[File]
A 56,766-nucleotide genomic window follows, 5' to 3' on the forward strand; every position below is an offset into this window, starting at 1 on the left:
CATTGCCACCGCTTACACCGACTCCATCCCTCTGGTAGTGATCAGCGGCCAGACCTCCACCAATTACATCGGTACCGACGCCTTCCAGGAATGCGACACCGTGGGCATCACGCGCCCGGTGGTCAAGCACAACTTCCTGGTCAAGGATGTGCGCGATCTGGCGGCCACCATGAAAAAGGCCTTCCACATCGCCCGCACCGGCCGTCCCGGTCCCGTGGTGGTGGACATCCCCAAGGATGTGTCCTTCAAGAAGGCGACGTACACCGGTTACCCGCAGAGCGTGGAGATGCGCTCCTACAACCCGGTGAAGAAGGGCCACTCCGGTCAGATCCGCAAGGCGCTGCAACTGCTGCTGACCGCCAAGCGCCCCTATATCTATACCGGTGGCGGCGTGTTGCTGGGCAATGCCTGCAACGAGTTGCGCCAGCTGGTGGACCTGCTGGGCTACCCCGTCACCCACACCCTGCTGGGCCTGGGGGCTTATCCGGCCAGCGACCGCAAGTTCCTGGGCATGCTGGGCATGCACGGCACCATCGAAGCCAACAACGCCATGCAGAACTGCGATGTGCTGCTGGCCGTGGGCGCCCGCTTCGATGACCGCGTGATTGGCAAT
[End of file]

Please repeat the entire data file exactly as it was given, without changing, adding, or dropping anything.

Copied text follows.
A 56,766-nucleotide genomic window follows, 5' to 3' on the forward strand; every position below is an offset into this window, starting at 1 on the left:
CATTGCCACCGCTTACACCGACTCCATCCCTCTGGTAGTGATCAGCGGCCAGACCTCCACCAATTACATCGGTACCGACGCCTTCCAGGAATGCGACACCGTGGGCATCACGCGCCCGGTGGTCAAGCACAACTTCCTGGTCAAGGATGTGCGCGATCTGGCGGCCACCATGAAAAAGGCCTTCCACATCGCCCGCACCGGCCGTCCCGGTCCCGTGGTGGTGGACATCCCCAAGGATGTGTCCTTCAAGAAGGCGACGTACACCGGTTACCCGCAGAGCGTGGAGATGCGCTCCTACAACCCGGTGAAGAAGGGCCACTCCGGTCAGATCCGCAAGGCGCTGCAACTGCTGCTGACCGCCAAGCGCCCCTATATCTATACCGGTGGCGGCGTGTTGCTGGGCAATGCCTGCAACGAGTTGCGCCAGCTGGTGGACCTGCTGGGCTACCCCGTCACCCACACCCTGCTGGGCCTGGGGGCTTATCCGGCCAGCGACCGCAAGTTCCTGGGCATGCTGGGCATGCACGGCACCATCGAAGCCAACAACGCCATGCAGAACTGCGATGTGCTGCTGGCCGTGGGCGCCCGCTTCGATGACCGCGTGATTGGCAAT